Did you know that men go through some kind of menopause? Men who feel that they are experiencing the typical midlife crisis are actually experiencing what researchers and doctors call male menopause or andropause.
While menopause may be shocking to some men, it is widely recognized by health care practitioners for the middle age changes men are experiencing from reduced libido, sexual dysfunction, depression, energy loss, weight gain, and decreased bone density. Men who are experiencing these changes often search out (HRT) hormone-replacement therapy.
Andropause affects 25 million males in the U.S. between 40 and 55 years old. While menopause precipitates estrogen loss in women and hormone production plummets in a short period of time, it will take years for male testosterone or hormone production levels to drop gradually. Depression, fatigue, diminished libido, and irritability are sure signs of menopause in men.
Although andropause study was first published in mid-1940s in the Journal of American Medical Association, the U.S. medical community has not noticed this condition until recently, according to Dr Adrian Dobs, an endocrinologist and associate professor of medicine at the John Hopkins School of Medicine.
Male menopause is generally used to describe the decreasing testosterone levels or testosterone bioavailability reduction related to aging, androgen deficiency, and late-onset hypogonadism. Although testosterone levels greatly vary among men, older men have a lower testosterone level decline through adulthood and gradually decline about 1 percent a year after age 30. At age 70, men’s testosterone level would have decreased by about 50 percent.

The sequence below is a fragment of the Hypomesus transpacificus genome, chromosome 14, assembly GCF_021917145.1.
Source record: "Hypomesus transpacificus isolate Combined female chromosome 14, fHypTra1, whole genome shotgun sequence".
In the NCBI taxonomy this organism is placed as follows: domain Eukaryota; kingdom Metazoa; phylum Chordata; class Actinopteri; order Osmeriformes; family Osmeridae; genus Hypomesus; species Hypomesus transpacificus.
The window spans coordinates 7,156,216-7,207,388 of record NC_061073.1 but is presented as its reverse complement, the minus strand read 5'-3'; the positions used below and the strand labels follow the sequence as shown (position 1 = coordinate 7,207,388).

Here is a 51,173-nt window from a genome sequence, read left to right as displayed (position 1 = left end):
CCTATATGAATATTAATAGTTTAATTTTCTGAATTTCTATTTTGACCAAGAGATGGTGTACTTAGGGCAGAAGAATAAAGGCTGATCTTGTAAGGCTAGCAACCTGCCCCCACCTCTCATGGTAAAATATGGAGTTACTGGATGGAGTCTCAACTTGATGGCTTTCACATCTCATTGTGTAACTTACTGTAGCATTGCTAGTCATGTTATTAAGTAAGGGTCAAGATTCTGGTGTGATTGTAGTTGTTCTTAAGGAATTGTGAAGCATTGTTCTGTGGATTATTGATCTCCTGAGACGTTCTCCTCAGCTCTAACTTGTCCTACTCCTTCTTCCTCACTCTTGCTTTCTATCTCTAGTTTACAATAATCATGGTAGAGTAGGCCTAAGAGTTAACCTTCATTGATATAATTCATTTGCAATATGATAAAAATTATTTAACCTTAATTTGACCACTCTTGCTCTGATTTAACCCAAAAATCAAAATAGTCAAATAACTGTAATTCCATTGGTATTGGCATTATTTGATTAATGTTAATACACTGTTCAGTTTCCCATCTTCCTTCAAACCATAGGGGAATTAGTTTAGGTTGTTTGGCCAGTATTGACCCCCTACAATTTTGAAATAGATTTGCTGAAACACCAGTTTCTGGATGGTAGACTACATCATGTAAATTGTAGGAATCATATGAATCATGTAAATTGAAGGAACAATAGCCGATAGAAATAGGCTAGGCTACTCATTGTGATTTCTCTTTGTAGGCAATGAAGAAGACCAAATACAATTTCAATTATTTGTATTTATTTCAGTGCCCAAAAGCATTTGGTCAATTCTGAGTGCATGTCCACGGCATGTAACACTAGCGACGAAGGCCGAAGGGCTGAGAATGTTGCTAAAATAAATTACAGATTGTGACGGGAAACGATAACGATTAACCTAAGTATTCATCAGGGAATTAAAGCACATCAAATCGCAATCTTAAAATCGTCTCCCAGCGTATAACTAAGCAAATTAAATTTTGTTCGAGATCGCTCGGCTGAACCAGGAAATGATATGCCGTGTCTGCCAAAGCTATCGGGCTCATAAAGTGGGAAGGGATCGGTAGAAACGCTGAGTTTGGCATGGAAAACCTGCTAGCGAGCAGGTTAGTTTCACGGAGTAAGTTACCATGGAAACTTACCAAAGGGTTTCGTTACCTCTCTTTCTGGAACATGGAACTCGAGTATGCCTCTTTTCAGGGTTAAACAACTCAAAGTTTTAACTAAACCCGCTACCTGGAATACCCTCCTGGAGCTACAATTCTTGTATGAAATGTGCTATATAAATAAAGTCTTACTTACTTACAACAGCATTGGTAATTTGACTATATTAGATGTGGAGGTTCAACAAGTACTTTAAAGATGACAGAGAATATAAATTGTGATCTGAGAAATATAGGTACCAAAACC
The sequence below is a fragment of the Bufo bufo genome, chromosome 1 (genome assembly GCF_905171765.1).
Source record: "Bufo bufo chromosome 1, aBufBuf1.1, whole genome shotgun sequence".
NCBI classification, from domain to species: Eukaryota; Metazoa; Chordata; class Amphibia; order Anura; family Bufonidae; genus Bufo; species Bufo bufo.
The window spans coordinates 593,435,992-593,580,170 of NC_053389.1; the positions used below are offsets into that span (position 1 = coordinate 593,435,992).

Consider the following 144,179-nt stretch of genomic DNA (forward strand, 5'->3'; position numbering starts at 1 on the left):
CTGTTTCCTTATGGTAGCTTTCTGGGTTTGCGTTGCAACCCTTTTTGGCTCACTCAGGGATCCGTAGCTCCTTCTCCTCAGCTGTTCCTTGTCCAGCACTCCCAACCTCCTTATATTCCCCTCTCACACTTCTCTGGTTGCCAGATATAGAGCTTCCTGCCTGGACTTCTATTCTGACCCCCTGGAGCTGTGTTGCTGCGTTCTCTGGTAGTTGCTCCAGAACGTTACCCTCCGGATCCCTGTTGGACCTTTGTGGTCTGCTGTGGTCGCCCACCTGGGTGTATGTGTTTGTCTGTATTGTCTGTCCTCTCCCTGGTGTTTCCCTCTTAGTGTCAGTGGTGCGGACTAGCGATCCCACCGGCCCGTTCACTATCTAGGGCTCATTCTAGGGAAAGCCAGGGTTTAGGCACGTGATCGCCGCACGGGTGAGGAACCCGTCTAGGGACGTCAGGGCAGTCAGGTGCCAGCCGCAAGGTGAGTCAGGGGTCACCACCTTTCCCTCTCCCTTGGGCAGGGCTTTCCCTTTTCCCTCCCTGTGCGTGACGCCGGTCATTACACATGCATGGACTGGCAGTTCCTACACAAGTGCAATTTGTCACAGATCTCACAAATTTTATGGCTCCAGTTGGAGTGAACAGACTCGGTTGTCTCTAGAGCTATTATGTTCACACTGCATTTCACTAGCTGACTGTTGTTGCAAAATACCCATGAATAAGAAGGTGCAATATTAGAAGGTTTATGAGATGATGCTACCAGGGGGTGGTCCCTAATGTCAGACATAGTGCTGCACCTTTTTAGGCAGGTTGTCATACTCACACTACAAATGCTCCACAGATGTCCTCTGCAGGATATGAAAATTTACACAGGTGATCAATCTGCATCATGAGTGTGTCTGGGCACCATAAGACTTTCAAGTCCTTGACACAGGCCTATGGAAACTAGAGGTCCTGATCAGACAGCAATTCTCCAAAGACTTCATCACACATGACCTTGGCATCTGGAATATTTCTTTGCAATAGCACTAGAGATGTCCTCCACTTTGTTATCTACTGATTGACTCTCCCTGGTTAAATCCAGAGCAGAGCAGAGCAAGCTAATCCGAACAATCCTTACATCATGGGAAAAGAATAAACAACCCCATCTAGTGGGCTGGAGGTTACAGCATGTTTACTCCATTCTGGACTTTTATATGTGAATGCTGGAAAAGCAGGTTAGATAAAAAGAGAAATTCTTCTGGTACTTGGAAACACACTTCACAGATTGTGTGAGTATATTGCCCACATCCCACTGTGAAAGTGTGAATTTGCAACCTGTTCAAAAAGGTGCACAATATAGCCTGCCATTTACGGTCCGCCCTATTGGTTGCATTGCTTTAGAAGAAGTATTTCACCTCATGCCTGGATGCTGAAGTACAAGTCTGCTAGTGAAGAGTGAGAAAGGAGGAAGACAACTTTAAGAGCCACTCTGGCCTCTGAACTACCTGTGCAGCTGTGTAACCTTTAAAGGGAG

Testosterone replacement therapy or (TRT) aging-related treatment is very controversial. For some men, this therapy relieves some bothersome signs like changes in sleep patterns, changes in sexual patterns, as well as physical, and emotional changes. However, for others, treatment benefits are not clear. There are risk concerns about TRT because it could increase prostate cancer risk.
Testosterone Replacement Therapy is recommended to men who are being treated for sexual dysfunction where other remedies do not work as well as in instances to maintain composition and muscle for those who are fighting cancer.
Since testosterone replacement therapy could increase your risk of prostate cancer, you should get your PSA (Prostate-Specific Antigen) levels checked if you are considering cream injection, patches, oral or gel form of testosterone replacement therapy. Other risks include liver toxicity increase, risk of stroke, and breast development and shutting down of sperm production.
It is important to know the early-warning signs of emotional and physical complications of menopause in men which typically lasts from 5 to 10 years. Male menopause could begin early or later in life just as in women. The first warning sign in men with menopause is the onset unexplained depression and fatigue. There is also a change in physical appearance, skin texture, dryness, and thinning of hair.
Although there is much to be learned about menopause in men, understanding the early signs will go a long way in understanding why they feel differently. Seek out the appropriate medical treatment to address the emotional and physical changes.
Written by: Janet Grace Ortigas